The Art of Cursive

Brad Lindert

Art is hard; did you know that? Any artist reading this can understand the idea of separating art and life. If you write a song, how much of it should be from your real life? If it is about a breakup, do you use your ex’s real name? And at some point, do you lose yourself in your art like Yeats does in “The Circus Animals’ Desertion?”

As the lead singer of the band Cursive, Tim Kashner knows a bit about being an artist. Their last full-length, “Cursive’s Domestica,” was a concept album about a failed relationship. Now this begs the question: was this relationship Tim’s?

Well, one would assume so, looking at “Butcher the Song” on his latest album, The Ugly Organ. In the song a girlfriend says, “I keep getting snubbed… So rub it in, in your dumb lyrics… And each album I’ll get shit on a little more. Who’s Tim’s latest whore?”

Now, how do I know that his girlfriend is saying this? Well, because The Ugly Organ is a concept album about an artist dealing with being an artist. And this concept album is portrayed as a play, complete with stage directions in the liner notes.

The album opens with a street scene with organ playing and a man screaming about a song (“The Ugly Organist”) and is followed by “Some Red Handed Sleight of Hand” with the opening lines, “And now, we proudly present/ songs perverse and songs of lament./ A couple of hymns of confession,/ and songs that recognize our sick obsessions.”

Cursive is fully aware that they are artists. They are also aware of how this art affects them, their critics, friends, lovers, and their audience.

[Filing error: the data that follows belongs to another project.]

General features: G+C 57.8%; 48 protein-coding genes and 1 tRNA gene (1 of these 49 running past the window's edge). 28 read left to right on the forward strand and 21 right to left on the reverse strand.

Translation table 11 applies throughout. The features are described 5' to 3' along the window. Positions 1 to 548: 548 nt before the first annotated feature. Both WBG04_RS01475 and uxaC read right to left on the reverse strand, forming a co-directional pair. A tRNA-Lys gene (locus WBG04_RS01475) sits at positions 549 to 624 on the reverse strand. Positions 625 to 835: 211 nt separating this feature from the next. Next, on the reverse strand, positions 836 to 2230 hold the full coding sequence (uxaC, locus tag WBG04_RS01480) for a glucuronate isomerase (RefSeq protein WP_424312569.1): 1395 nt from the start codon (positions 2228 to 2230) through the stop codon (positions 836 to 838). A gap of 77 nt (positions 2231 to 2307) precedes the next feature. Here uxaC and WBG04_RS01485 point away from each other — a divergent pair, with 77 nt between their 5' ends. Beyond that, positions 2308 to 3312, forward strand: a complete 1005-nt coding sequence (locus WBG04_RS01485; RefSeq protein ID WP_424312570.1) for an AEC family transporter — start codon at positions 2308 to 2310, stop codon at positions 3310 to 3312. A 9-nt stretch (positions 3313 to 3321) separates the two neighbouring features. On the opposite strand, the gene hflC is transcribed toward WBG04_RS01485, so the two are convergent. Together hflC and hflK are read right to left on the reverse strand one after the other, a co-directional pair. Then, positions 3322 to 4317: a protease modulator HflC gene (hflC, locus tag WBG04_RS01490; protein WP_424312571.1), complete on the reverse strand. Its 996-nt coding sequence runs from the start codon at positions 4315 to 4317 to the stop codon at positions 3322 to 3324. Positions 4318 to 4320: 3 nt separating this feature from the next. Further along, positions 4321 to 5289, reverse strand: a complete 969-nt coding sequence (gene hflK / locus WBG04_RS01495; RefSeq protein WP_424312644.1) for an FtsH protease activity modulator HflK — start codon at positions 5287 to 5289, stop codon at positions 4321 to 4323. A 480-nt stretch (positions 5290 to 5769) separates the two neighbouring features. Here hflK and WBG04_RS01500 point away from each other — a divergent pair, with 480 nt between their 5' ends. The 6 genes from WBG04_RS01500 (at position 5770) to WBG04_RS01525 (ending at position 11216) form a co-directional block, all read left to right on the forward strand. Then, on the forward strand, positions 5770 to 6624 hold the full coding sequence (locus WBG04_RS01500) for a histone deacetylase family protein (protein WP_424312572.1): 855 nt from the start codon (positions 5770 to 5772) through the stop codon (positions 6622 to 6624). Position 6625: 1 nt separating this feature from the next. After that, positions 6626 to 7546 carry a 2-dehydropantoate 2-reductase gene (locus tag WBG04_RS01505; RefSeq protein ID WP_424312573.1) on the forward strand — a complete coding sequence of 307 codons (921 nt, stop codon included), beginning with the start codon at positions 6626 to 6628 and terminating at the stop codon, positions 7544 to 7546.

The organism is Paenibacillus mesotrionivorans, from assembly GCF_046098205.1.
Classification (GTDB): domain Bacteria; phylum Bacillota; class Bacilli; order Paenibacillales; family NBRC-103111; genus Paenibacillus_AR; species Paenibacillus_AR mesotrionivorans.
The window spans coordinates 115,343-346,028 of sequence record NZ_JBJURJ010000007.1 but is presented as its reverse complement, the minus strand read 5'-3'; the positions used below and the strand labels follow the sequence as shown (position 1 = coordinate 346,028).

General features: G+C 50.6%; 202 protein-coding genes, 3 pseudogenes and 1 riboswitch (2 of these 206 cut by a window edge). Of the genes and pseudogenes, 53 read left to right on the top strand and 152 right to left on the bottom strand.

Well, what is this art that Kashner does? In the song “Art is Hard” he sings “the art of acting weak/ fall in love to fail/ to boost your CD sales/… regurgitate some sorry tale/ about a boy who sells his love affairs.”

So, is Kashner openly stating that truthfully he is a well-adjusted guy who in reality has great relationships with women? Well, I don’t know, I do not know, Tim. This is where the greatness of the album comes in: is this art truthful or is this art a messed-up fairytale?

The story is one of an artist: an organist. He admits that his music is full of pain, both his and his lover’s. And he admits that the pain can sell records. He is lonely, even (or especially) when he sleeps around with strange women (“The Recluse”).

The organist then admits in “Herald! Frankenstein” that he cannot control the monster (his music, his organ, and his life) that he created. His art has ruined his love life and his lover finds a better man (the second gentleman caller in “A Gentleman Caller”). The second gentleman then says, “The worst is over.”

The organist finally retreats and kills his organ (read organ as music or his penis; both work throughout the album). He then decides that he will live out the rest of his life in pain in “Staying Alive” since for him, too, “the worst is over.”

Now that you know the story you need to know the backdrop that is the music. Let me begin by saying that I really don’t like hard music. Sure, I enjoy melodic hard songs by the Deftones and Tool. But you notice that I said melodic. A lot of Cursive’s songs have the hardest “chords” I have heard in awhile.

I say “chords” because they sound so crunchy and unmusical. But these “chords” show the pain that is in this album. And underneath this crunch and pain we find the most important part of the music: Gretta Cohn.

Gretta is Cursive’s newest member and she brings melody and beauty to the otherwise harsh songs by playing the best cello you will find in indie rock today.

I am not saying that The Ugly Organ is unmelodic without the cello, because that is just not true. Every song that is heavy sooner or later gives way to an amazing harmony (“A Gentleman Caller”), or an extremely catchy hook (“Art is Hard”). And both “Driftwood: A Fairy Tale” and the 10-minute “Staying Alive” are all melody and beauty with no harsh aftertaste.

Which basically sums up The Ugly Organ: pain always gives way to a sweet chorus of voices singing “the worst is over.